Winter is a good time for the small, indoor project. Its cold outside or the inversion has set in and I prefer to hang out inside. My house has a pretty good sized laundry room and I did a little updating when I first moved in by adding some cabinets (recycled from one of my Dad's projects) and a laminate counter top. I love subway tile and am thinking of adding it to my kitchen, so I thought the laundry room would be a good place to practice.
If I were doing this again I would have repainted the wall before tiling...the pale green peeks through at the bottom near the counter and the top near the ceiling (like any 60 year old house, no level walls).
I already knew that I wanted to replace the wire-rack shelf with a thick wooden shelf. I debated the order of installation, but decided that I'd get the holes into the studs done first, and then tile. It worked out great (if you pull the shelf out, you can see a couple gaps in the tile, I cut out some notches, which was easier than drilling a hole through the middle).
I used 5/8" threaded rod (12" long). I found the studs and drilled 3" into the stud. Be careful to stay really level while you are drilling--you need the rods to point straight out of the wall (not up or down). I had to use some pliers to twist the rod in 3" (mark the rod with a sharpie at 3" mark so that you know when you have reached the right depth).
The hardest part of this project was drilling the 10" holes in the back of the 14" shelf. I bought a 1.5 inch thick board at the home center and had it cut about 1 inch shorter than the width of my room (again, walls are not level and having the shelf 1" shorter meant I could finagle the placement). To drill the holes, I measured the location of the rods (my wall did not have 16" on center studs...so I measured the distance between the rods and transferred those measurements to the back of the shelf.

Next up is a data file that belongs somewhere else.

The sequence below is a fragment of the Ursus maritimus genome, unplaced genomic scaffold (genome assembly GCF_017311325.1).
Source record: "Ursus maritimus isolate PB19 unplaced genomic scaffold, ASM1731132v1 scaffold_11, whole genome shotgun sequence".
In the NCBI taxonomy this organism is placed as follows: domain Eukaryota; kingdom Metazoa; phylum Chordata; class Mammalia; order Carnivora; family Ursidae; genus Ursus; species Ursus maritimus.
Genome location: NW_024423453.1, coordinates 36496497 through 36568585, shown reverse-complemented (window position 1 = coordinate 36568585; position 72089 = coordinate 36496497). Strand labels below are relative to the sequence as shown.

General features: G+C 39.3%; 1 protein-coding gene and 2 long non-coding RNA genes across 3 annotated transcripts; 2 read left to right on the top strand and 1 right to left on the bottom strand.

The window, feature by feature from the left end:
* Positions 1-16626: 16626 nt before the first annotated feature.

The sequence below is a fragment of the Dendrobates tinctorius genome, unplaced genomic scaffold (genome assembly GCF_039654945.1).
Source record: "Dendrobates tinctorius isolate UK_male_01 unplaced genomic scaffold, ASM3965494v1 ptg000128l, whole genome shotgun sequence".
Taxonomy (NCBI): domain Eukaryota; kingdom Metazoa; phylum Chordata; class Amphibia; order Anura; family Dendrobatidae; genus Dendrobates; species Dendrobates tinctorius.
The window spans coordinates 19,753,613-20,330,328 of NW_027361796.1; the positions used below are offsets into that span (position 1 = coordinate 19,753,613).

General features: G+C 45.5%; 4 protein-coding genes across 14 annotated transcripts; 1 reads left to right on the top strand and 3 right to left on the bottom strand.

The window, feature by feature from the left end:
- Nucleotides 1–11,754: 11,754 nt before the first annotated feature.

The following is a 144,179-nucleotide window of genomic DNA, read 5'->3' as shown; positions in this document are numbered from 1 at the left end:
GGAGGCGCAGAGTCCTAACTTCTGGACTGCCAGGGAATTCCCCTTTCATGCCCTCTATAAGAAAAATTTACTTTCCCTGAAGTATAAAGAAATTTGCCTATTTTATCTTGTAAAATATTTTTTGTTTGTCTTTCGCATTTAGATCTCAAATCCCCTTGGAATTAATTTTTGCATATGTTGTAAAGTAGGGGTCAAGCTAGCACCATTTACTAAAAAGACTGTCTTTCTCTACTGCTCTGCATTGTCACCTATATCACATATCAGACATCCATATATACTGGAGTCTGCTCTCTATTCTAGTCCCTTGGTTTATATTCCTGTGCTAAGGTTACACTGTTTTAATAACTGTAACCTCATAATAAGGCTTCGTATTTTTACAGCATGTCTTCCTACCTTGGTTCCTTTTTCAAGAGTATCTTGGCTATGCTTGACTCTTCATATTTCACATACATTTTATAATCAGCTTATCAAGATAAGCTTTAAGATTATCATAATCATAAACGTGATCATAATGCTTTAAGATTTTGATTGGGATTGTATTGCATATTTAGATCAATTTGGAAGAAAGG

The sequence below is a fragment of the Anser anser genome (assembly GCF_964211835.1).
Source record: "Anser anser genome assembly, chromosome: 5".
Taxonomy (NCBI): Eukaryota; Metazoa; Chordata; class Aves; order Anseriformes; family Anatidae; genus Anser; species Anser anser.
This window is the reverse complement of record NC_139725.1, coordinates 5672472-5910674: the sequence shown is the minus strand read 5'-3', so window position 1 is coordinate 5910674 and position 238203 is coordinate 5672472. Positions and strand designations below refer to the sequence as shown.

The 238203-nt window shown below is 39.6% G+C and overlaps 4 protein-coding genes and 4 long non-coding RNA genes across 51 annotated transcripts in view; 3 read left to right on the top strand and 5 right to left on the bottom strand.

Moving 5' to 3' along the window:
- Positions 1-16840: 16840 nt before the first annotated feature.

My drill has a level built in that helped me keep going straight into the board. I opted to use a 1" bit, which gave me enough wiggle room to slide the shelf over the rods in the wall.
Once I knew the shelf would fit, I took it off and started on the tiling. You always tile from the bottom and move your way up the wall. Use a level to draw a straight line. I checked for level every single course, just to be safe. I chose to use premix mastic rather than thin set (because I was pretty sure I would spend a couple days on the project). I bought an inexpensive tile saw at Harbor Freight and a nice diamond blade. My first course started with a full tile and the next row I started with a 1/2 tile--and I followed that pattern up the wall.
I debated on the grout color. I really wanted the gray, because its so in-fashion, but I worried about it being too trendy. But I decided to do what I wanted, not the safe choice--and I'm glad I did! I love the gray.
I repainted the walls a soft gray and the cabinets are now white with dark hardware. The last update was to the counter top. Eventually, I'll have a new top made--but for now, I spent $8 on two rolls of marble-look contact paper (Lowe's). Measuring and unrolling slowly, I smoothed on the sticky paper. It looks amazing and its held up all year with no trouble (I use the counter for folding, unloading laundry).
Including the cost of the tile saw, the entire remodel cost about $240
Wood for shelf-$20
Stain -already had some $0
Extra long drill bits-$9 (Harbor Freight)
Tile saw $45 (Harbor Freight with coupon)
Diamond Tile Blade $15
Subway Tile (Lowes) $35
Gray Paint $22
White Paint $22
Contact Paper $8 (Lowes)
Cabinet hardware $5 (super clearance find)
Oversize outlet plate (to hide cut tile) $4